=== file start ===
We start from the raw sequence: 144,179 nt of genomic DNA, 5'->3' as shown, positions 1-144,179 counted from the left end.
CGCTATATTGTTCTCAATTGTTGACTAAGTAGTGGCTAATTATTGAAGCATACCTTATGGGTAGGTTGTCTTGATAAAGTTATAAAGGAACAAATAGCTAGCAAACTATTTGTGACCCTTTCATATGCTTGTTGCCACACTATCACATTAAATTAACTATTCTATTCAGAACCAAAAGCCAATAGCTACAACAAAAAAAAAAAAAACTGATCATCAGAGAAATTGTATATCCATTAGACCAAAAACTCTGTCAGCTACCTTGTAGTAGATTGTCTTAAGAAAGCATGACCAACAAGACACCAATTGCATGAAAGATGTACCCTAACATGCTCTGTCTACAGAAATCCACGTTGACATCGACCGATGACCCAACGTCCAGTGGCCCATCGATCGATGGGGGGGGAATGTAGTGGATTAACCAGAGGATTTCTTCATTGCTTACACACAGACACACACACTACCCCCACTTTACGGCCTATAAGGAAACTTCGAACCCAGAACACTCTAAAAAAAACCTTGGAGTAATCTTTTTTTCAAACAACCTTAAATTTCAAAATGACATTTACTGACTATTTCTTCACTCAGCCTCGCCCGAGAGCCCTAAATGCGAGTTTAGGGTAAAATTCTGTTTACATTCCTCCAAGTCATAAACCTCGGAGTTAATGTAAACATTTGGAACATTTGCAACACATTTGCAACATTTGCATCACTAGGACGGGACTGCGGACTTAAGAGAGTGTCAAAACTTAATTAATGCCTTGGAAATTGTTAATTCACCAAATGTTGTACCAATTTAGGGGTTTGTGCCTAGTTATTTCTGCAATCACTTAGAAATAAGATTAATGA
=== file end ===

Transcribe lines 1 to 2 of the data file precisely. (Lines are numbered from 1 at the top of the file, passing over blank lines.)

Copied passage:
We start from the raw sequence: 144,179 nt of genomic DNA, 5'->3' as shown, positions 1-144,179 counted from the left end.
CGCTATATTGTTCTCAATTGTTGACTAAGTAGTGGCTAATTATTGAAGCATACCTTATGGGTAGGTTGTCTTGATAAAGTTATAAAGGAACAAATAGCTAGCAAACTATTTGTGACCCTTTCATATGCTTGTTGCCACACTATCACATTAAATTAACTATTCTATTCAGAACCAAAAGCCAATAGCTACAACAAAAAAAAAAAAAACTGATCATCAGAGAAATTGTATATCCATTAGACCAAAAACTCTGTCAGCTACCTTGTAGTAGATTGTCTTAAGAAAGCATGACCAACAAGACACCAATTGCATGAAAGATGTACCCTAACATGCTCTGTCTACAGAAATCCACGTTGACATCGACCGATGACCCAACGTCCAGTGGCCCATCGATCGATGGGGGGGGAATGTAGTGGATTAACCAGAGGATTTCTTCATTGCTTACACACAGACACACACACTACCCCCACTTTACGGCCTATAAGGAAACTTCGAACCCAGAACACTCTAAAAAAAACCTTGGAGTAATCTTTTTTTCAAACAACCTTAAATTTCAAAATGACATTTACTGACTATTTCTTCACTCAGCCTCGCCCGAGAGCCCTAAATGCGAGTTTAGGGTAAAATTCTGTTTACATTCCTCCAAGTCATAAACCTCGGAGTTAATGTAAACATTTGGAACATTTGCAACACATTTGCAACATTTGCATCACTAGGACGGGACTGCGGACTTAAGAGAGTGTCAAAACTTAATTAATGCCTTGGAAATTGTTAATTCACCAAATGTTGTACCAATTTAGGGGTTTGTGCCTAGTTATTTCTGCAATCACTTAGAAATAAGATTAATGA